This week we welcome my colleague, Tara McMullen, to the blog-stage to talk about a type of data that’s particularly tough to wrangle, but totally worth the effort. Here’s Tara on the rewards to be found in digging through unstructured data (and some great places to find it).
In my work, I find myself constantly perusing social pages, local and regional news publications, and text-heavy lists and articles about wealthy and powerful people to try to pull out valuable “soft” information from these sources of unstructured data.
The information found in these sources is often invaluable in providing insight into a prospect’s relationships and connections, non-profit and civic affiliations, family members, neighbors, community groups, hobbies and activities (like golf or boating), and – of particular interest to those of us in the prospect development field – potential philanthropic interests.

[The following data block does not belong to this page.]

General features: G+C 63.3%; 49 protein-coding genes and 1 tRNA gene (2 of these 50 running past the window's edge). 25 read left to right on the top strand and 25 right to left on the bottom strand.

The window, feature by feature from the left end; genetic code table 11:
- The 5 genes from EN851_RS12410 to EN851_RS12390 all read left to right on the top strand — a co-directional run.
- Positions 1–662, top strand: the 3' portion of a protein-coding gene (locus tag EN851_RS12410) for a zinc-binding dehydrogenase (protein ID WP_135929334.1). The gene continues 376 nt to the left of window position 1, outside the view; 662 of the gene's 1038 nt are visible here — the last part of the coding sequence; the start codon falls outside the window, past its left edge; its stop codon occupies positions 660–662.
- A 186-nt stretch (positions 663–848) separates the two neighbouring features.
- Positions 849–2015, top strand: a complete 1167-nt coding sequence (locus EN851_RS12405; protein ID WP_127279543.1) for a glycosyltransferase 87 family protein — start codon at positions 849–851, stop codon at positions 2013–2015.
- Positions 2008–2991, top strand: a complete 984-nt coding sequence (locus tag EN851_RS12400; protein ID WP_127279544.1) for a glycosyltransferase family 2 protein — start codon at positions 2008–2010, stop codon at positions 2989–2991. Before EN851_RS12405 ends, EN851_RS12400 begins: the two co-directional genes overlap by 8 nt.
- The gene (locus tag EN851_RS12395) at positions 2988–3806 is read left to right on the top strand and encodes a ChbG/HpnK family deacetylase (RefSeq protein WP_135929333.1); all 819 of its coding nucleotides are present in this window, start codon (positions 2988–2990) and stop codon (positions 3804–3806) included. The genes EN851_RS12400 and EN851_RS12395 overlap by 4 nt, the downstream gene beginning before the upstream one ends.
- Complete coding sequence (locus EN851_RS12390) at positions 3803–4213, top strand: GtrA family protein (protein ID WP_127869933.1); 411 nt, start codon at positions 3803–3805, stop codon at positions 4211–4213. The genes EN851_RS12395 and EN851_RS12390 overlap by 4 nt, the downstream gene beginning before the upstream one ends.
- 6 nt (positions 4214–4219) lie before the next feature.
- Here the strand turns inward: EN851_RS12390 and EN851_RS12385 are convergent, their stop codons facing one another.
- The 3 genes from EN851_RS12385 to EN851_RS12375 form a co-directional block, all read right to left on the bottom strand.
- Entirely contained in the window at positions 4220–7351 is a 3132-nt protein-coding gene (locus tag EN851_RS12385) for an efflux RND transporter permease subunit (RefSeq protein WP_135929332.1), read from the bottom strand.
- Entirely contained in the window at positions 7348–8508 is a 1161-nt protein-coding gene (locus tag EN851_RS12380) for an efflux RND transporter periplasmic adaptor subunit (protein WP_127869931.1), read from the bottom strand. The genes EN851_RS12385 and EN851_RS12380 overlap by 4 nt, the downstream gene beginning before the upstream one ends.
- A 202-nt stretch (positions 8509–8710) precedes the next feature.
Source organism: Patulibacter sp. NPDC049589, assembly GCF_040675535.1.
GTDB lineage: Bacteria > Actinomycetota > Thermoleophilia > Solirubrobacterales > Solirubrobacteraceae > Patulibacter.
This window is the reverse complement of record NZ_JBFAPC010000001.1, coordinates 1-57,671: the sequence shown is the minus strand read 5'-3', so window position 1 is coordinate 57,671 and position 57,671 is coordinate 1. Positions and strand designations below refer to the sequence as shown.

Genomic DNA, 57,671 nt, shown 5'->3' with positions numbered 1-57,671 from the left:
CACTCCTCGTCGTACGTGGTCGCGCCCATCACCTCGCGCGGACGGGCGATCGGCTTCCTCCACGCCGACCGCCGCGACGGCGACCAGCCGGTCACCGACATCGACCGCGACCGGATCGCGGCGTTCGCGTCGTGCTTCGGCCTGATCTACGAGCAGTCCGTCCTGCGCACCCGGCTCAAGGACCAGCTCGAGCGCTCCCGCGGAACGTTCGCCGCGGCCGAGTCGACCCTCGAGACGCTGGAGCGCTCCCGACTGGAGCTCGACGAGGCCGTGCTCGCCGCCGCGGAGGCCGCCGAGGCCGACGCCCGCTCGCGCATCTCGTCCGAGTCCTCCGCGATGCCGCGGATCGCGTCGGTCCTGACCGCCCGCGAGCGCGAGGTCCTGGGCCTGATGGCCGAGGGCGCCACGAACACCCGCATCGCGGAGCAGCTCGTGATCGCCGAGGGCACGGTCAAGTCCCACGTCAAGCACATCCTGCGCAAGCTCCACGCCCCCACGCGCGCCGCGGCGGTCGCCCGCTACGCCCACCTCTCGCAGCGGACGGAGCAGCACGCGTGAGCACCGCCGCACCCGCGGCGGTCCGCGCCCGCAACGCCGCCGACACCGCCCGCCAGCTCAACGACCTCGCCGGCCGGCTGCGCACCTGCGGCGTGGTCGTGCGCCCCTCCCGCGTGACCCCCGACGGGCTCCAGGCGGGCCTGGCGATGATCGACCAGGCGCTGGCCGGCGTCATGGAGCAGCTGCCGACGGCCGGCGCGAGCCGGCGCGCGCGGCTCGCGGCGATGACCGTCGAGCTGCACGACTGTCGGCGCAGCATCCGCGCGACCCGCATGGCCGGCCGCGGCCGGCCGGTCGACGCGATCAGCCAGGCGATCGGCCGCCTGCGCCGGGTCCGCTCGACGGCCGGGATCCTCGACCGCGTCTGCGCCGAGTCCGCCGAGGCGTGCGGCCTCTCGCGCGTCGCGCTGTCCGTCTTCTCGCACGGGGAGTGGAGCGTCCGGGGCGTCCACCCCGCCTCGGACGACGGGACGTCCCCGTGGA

Unfortunately, there doesn’t seem to be a resource out there that has been able to effectively catalog the articles, snippets, or bios of interest in which a particular prospect or donor’s name appears. I would venture a guess that much of the difficulty in capturing the pertinent information that lives in these sources is because said sources fall under the umbrella of unstructured data and information which is difficult to web-scrape and catalog in a well-organized fashion without some measure of human intervention.
So, what’s unstructured data?
Simply put, it is information typically in some type of computer file that is not arranged in a pre-defined format. It is typically text, but it may also contain numbers, dates, or other elements all together. It’s an unorganized jumbled mess of information that needs to be identified and stored in a systematized fashion so the data can used for analysis and to find insight.